All Politics Is Local

If you don't believe me, look at how the South Dakota legislature forced their extremely limited view of freedom onto a woman's body.
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It is always more fun, more topical, and easier to debate why you don't like Bush, why Santorum is the worst Senator in the country, why Rush Limbaugh is not in prison, and why Cheney should have learned gun control in the military. But, despite our water cooler discussions, we're stuck with many of these politicians, judges, and their far-right offspring for the next couple of years. At the least, the Republicans will most likely maintain control of some components of our government for a while.

So, you are upset with the current Republican-controlled Executive, Legislative, and Judicial branches. You are upset that they fail to raise the minimum wage, push Intelligent Design, neglect our injured troops, keep health care costs unreasonably high, and promote corporate welfare by subsidizing Wal-Mart's employee health care program.

There is a solution. Tip O'Neill said it best: "All politics is local." Change happens in your State House (or Assembly) and State Senate. It happens with your Governor. Eighteen states have raised their minimum wage. Every member on a school board in a Pennsylvania township who voted to allow the teaching of Intelligent Design lost their re-election bid in 2005. Many states have enacted laws to provide for the troops that were left behind by Bush's weak veteran policies. Vermont provides health care for every person under the age of 18. Maryland (by overriding Gov. Ehrlich's veto) has courageously taken their tax money back from Wal-Mart. There are many state legislatures fighting for working families and our troops, maintaining the separation of church and state, and fighting corporate welfare.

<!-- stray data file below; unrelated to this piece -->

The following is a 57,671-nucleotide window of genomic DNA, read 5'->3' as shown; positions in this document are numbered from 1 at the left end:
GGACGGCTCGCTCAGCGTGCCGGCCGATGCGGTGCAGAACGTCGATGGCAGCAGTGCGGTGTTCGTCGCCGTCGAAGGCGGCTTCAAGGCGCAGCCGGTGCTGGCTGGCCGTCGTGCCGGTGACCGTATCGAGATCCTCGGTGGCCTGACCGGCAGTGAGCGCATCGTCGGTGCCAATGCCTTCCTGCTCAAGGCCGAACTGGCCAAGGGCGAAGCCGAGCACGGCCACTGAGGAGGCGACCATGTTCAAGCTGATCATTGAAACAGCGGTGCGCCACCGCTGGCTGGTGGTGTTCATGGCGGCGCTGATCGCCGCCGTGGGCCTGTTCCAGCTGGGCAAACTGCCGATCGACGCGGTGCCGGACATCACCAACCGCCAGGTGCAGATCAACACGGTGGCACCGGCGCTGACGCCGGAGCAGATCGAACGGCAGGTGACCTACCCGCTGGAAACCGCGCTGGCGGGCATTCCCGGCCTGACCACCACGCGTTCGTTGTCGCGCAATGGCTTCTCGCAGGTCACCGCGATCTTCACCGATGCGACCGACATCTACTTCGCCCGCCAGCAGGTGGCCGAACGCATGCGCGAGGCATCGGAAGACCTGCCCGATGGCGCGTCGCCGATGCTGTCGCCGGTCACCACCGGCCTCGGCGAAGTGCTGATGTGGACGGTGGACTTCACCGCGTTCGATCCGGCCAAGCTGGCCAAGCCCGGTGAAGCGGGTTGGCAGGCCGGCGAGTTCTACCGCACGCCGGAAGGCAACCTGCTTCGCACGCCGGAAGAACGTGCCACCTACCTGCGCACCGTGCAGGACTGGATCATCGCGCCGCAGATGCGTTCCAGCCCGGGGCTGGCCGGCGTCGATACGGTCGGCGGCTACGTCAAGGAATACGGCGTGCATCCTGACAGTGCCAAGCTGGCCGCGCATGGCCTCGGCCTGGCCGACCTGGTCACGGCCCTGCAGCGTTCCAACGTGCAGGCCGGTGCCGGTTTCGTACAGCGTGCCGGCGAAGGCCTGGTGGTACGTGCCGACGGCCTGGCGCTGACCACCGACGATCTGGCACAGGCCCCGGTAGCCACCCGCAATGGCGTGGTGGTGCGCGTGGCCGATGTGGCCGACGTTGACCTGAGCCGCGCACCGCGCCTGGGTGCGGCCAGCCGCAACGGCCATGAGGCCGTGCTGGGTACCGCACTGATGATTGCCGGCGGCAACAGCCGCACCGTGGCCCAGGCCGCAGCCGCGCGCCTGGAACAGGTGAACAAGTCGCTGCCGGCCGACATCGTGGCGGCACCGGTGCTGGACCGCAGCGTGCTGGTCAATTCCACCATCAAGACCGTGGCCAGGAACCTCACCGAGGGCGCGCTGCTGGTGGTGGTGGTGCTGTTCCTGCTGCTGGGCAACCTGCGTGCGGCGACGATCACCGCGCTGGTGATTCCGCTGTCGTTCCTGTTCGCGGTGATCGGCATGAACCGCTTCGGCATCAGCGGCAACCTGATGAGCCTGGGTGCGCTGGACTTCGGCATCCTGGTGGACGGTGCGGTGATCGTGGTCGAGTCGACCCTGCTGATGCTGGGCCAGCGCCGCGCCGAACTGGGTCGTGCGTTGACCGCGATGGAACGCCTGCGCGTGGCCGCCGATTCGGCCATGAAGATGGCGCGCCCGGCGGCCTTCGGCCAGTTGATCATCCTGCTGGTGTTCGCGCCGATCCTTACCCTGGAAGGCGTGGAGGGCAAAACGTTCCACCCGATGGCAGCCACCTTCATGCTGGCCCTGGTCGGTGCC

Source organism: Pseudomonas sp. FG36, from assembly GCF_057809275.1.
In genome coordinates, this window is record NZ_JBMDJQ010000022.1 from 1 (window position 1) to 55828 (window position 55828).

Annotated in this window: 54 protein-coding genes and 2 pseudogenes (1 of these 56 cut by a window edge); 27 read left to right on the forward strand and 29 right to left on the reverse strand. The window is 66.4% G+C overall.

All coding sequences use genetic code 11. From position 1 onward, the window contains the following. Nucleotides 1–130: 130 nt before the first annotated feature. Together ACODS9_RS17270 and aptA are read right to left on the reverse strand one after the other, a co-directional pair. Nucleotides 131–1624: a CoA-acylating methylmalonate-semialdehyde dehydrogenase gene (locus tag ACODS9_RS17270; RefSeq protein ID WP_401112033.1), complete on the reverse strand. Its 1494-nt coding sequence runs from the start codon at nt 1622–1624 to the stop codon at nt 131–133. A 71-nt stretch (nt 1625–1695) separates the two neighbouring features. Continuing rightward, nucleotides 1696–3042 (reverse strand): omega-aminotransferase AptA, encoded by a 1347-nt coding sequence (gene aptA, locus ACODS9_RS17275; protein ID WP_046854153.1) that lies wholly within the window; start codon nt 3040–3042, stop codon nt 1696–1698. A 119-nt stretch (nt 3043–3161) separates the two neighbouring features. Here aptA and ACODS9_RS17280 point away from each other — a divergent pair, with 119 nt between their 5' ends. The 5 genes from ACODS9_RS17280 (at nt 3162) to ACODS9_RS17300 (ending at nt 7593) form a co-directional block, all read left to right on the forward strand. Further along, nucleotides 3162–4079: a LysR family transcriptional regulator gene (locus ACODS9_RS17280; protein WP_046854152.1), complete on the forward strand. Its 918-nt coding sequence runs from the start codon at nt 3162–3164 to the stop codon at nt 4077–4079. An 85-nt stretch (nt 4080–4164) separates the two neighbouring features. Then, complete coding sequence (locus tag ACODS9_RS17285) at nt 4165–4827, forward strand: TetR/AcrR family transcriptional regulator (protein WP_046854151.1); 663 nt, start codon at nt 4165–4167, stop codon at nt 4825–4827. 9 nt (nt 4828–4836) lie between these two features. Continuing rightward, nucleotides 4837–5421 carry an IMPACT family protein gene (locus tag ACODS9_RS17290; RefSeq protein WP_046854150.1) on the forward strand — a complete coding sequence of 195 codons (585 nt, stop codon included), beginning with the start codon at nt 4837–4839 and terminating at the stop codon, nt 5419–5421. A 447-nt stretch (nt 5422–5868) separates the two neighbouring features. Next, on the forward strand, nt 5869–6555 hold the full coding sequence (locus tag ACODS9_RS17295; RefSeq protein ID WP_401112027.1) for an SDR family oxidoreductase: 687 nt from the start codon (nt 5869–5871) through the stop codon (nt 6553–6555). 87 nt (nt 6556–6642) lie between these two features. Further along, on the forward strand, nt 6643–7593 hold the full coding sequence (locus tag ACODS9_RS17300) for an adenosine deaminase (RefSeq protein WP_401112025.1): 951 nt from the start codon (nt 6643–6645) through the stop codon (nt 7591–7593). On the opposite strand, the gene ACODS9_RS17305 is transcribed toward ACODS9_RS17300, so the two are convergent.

It all happens locally. As I continue my run for state Senate in Pennsylvania, I discover that our country is rich with hard-working candidates fighting for our values at the community level. Often, they are overshadowed by Fox News, Keith Olbermann, Chris Matthews, and big bloggers who cannot risk losing their national audience by focusing on "small races". However, the candidates in these local races will impact your life more immediately and more deeply and they need your help. Progressive candidates from all over the country need you to put their lawn signs up, hand out their literature, and throw them a donation (even if it is only the price of the appetizer you order the next time you are out).

If you don't believe me, look at how the South Dakota legislature forced their extremely limited view of freedom onto a woman's body. When they take away your rights in your state, it will be too late. Politics, as I have learned, is a contact sport. Put the gloves on, join the grassroots fight, and sign on to a local candidate. It is a much different view inside the grassroots arena.

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